(15 verses, 2:56 to read)
What I am about to READ
- In this final preaching of Amos he flattens the people with the Law and lifts them up with the Gospel.
- This chapter has three major divisions:
- 1-4: You can run but you cannot hide from the Lord’s anger.
- 5-10: The Lord who made heaven will un-make Jerusalem.
- 11-15: The great Gospel crescendo of Amos, the Lord will establish the church.
- Verses 1-4 are like an anti-Psalm 139. In Psalm 139 the Lord gives us the comfort that He will be with us no matter where we go. In these verses in Amos the Lord also promises that we can’t escape His presence, but this is bad news. He will track us down to punish and destroy us.
- In verses 5-10 the Lord’s power is preached against the people. The Lord created everything, and He has the power to destroy it. This is like the old joke the father used, “I brought you into the world, I can take you out of it.” The Lord puts before the people the examples of Ethiopia, Egypt, Philistia, and Syria as examples of His power to destroy.
- The last five verses of Amos are full of comfort. In fact, it is abrupt changes in preaching (as between verse 10 and 11) that shows us the distinction between Law and Gospel. The Lord threatened to destroy the people, and now He is promising to build them up.
- The “tabernacle of David” is preached in verse 11. This is a reference to the promise that the Messiah will be “David’s Son”, 2 Samuel 7, one of the most important and significant promises of the Messiah.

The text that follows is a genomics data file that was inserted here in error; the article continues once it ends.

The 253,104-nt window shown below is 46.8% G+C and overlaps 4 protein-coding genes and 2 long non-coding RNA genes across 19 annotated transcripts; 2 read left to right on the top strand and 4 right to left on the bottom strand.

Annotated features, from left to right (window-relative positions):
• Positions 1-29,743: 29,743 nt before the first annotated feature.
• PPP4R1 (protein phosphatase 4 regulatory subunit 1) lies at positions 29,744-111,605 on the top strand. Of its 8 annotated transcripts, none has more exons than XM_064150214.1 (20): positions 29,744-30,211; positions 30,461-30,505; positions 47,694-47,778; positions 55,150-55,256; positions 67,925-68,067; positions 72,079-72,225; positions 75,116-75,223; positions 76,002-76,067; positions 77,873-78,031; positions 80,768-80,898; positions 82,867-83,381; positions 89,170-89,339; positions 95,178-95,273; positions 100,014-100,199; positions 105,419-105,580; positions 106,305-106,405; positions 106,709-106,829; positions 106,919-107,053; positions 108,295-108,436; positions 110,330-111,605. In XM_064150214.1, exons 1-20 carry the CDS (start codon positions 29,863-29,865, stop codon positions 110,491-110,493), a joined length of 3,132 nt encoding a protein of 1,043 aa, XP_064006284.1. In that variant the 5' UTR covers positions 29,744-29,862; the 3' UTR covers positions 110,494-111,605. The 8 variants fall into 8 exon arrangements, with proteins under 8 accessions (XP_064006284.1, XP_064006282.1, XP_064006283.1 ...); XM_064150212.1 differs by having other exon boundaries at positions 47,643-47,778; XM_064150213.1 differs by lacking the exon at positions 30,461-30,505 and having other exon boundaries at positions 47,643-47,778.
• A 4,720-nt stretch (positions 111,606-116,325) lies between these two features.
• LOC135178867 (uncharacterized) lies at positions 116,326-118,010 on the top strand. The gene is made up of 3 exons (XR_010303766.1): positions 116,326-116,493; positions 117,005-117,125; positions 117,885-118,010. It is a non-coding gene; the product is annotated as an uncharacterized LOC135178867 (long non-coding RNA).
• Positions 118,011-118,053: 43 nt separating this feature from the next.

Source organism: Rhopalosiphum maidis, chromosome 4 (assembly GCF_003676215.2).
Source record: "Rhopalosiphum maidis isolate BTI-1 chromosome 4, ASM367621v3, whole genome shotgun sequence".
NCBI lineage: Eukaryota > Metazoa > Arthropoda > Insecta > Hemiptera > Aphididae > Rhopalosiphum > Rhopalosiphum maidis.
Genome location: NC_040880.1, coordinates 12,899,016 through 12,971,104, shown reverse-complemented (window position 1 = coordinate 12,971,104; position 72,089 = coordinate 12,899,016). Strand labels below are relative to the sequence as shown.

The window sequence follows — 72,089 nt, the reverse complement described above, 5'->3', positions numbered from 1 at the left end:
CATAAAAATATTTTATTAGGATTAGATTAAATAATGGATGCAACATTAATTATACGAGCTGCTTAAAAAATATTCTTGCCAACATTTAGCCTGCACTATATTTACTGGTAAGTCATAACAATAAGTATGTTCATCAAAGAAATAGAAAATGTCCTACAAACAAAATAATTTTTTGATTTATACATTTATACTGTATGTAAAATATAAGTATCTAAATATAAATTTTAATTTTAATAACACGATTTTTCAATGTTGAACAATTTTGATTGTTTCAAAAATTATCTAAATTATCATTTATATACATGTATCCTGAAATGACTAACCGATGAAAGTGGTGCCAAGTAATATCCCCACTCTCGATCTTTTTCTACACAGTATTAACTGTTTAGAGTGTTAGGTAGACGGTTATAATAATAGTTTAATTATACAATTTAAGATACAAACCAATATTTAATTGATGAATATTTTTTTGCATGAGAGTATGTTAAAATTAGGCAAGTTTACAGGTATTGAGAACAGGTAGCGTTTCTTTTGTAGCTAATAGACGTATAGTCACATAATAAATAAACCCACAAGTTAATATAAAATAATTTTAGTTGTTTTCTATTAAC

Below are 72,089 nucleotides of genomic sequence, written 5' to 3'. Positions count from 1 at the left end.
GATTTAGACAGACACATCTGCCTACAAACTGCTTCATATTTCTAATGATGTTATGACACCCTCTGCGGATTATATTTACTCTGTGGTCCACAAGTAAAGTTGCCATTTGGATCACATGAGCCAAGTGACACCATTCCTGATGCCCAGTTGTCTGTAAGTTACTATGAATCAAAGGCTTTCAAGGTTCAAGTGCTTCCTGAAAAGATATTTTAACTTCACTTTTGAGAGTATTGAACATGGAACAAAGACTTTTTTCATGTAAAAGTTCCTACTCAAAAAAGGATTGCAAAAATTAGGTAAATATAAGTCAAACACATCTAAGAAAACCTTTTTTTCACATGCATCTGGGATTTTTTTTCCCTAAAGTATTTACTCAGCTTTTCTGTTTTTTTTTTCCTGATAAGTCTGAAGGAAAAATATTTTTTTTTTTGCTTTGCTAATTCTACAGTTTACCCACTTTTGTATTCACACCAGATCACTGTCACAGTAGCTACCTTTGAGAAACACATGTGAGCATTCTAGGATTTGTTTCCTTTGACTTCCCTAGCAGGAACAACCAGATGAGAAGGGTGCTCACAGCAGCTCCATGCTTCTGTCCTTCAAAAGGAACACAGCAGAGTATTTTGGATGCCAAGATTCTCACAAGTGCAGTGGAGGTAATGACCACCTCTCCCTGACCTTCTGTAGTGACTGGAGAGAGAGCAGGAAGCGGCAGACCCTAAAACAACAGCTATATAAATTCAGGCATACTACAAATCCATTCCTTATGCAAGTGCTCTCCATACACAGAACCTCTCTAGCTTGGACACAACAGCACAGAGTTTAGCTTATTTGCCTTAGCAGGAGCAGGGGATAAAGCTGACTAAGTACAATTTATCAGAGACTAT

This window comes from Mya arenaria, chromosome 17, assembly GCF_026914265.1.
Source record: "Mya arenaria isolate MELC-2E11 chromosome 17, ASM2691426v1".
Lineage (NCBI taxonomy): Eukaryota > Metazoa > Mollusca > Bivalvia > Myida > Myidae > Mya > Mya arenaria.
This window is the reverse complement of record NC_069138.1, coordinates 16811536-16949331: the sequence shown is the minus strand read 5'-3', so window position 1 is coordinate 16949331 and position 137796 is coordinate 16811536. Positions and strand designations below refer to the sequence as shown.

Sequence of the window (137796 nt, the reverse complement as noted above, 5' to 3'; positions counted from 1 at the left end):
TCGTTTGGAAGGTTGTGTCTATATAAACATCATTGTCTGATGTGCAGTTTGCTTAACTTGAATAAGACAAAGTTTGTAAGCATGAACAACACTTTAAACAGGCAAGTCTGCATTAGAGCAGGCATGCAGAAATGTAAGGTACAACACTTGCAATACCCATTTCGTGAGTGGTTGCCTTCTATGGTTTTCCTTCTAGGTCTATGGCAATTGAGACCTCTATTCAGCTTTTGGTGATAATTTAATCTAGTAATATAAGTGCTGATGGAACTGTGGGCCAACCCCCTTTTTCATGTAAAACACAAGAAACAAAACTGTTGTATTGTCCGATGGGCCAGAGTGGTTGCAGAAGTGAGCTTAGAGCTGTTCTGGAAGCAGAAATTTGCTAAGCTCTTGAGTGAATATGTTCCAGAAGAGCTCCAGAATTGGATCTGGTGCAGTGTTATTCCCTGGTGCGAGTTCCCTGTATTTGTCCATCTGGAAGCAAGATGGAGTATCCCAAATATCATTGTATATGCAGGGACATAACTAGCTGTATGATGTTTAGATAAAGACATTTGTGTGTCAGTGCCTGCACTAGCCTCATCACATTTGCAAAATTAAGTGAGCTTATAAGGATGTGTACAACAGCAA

- Notice verse 12, where the Gentiles are included in this rebuild kingdom, and are called by the Lord’s name. This is a promise of the gift of baptism in the New Testament church.
- The book of Amos finishes with a beautiful picture, the plowman overtaking the reaper. There will be such abundance in the kingdom of the Messiah that the one harvesting will be on the heals of the one planting the seeds! Such is the abundance of the Lord’s mercy in the church. There is grace upon grace.
- I have long be suspicious that Martin Luther learned the distinction between Law and Gospel in his study of the minor prophets. We hear in their preaching God’s threats and His promises, and the result is repentance. We fear God because of our sin, and we rejoice in God knowing that our sins are forgiven. In repentance we join all those who heard rightly the preaching of Amos, and we are brought into the promised kingdom of His Son!
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Pr. Bryan Wolfmueller
Hope Lutheran Church, Aurora, CO